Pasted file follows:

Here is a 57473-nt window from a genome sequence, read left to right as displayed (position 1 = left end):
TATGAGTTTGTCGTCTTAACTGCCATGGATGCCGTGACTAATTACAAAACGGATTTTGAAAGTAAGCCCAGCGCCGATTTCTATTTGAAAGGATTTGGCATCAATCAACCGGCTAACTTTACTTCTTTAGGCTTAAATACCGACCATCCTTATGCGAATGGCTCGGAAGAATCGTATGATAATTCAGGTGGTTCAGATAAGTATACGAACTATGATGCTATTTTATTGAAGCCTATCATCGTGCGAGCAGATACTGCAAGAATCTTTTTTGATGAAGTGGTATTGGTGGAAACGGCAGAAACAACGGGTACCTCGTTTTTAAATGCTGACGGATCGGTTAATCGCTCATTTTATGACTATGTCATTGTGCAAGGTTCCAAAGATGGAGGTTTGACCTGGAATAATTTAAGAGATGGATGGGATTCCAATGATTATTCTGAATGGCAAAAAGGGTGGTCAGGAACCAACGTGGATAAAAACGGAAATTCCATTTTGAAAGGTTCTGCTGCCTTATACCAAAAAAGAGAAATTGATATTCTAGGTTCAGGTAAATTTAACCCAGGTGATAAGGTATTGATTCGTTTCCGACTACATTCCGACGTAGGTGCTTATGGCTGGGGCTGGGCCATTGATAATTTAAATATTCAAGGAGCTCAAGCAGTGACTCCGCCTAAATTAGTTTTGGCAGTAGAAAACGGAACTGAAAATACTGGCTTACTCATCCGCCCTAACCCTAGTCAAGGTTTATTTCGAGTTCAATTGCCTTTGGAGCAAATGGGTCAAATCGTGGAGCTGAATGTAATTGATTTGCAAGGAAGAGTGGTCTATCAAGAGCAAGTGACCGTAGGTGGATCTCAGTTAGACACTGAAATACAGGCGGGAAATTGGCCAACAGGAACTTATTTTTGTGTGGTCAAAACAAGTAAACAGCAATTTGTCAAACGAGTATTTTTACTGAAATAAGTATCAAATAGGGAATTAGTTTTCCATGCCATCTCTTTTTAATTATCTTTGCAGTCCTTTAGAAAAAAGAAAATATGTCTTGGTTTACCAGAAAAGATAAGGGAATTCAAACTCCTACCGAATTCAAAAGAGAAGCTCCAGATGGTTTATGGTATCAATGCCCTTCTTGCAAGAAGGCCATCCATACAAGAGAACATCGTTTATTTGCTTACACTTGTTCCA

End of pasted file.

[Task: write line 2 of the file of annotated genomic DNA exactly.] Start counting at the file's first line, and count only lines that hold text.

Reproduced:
TATGAGTTTGTCGTCTTAACTGCCATGGATGCCGTGACTAATTACAAAACGGATTTTGAAAGTAAGCCCAGCGCCGATTTCTATTTGAAAGGATTTGGCATCAATCAACCGGCTAACTTTACTTCTTTAGGCTTAAATACCGACCATCCTTATGCGAATGGCTCGGAAGAATCGTATGATAATTCAGGTGGTTCAGATAAGTATACGAACTATGATGCTATTTTATTGAAGCCTATCATCGTGCGAGCAGATACTGCAAGAATCTTTTTTGATGAAGTGGTATTGGTGGAAACGGCAGAAACAACGGGTACCTCGTTTTTAAATGCTGACGGATCGGTTAATCGCTCATTTTATGACTATGTCATTGTGCAAGGTTCCAAAGATGGAGGTTTGACCTGGAATAATTTAAGAGATGGATGGGATTCCAATGATTATTCTGAATGGCAAAAAGGGTGGTCAGGAACCAACGTGGATAAAAACGGAAATTCCATTTTGAAAGGTTCTGCTGCCTTATACCAAAAAAGAGAAATTGATATTCTAGGTTCAGGTAAATTTAACCCAGGTGATAAGGTATTGATTCGTTTCCGACTACATTCCGACGTAGGTGCTTATGGCTGGGGCTGGGCCATTGATAATTTAAATATTCAAGGAGCTCAAGCAGTGACTCCGCCTAAATTAGTTTTGGCAGTAGAAAACGGAACTGAAAATACTGGCTTACTCATCCGCCCTAACCCTAGTCAAGGTTTATTTCGAGTTCAATTGCCTTTGGAGCAAATGGGTCAAATCGTGGAGCTGAATGTAATTGATTTGCAAGGAAGAGTGGTCTATCAAGAGCAAGTGACCGTAGGTGGATCTCAGTTAGACACTGAAATACAGGCGGGAAATTGGCCAACAGGAACTTATTTTTGTGTGGTCAAAACAAGTAAACAGCAATTTGTCAAACGAGTATTTTTACTGAAATAAGTATCAAATAGGGAATTAGTTTTCCATGCCATCTCTTTTTAATTATCTTTGCAGTCCTTTAGAAAAAAGAAAATATGTCTTGGTTTACCAGAAAAGATAAGGGAATTCAAACTCCTACCGAATTCAAAAGAGAAGCTCCAGATGGTTTATGGTATCAATGCCCTTCTTGCAAGAAGGCCATCCATACAAGAGAACATCGTTTATTTGCTTACACTTGTTCCA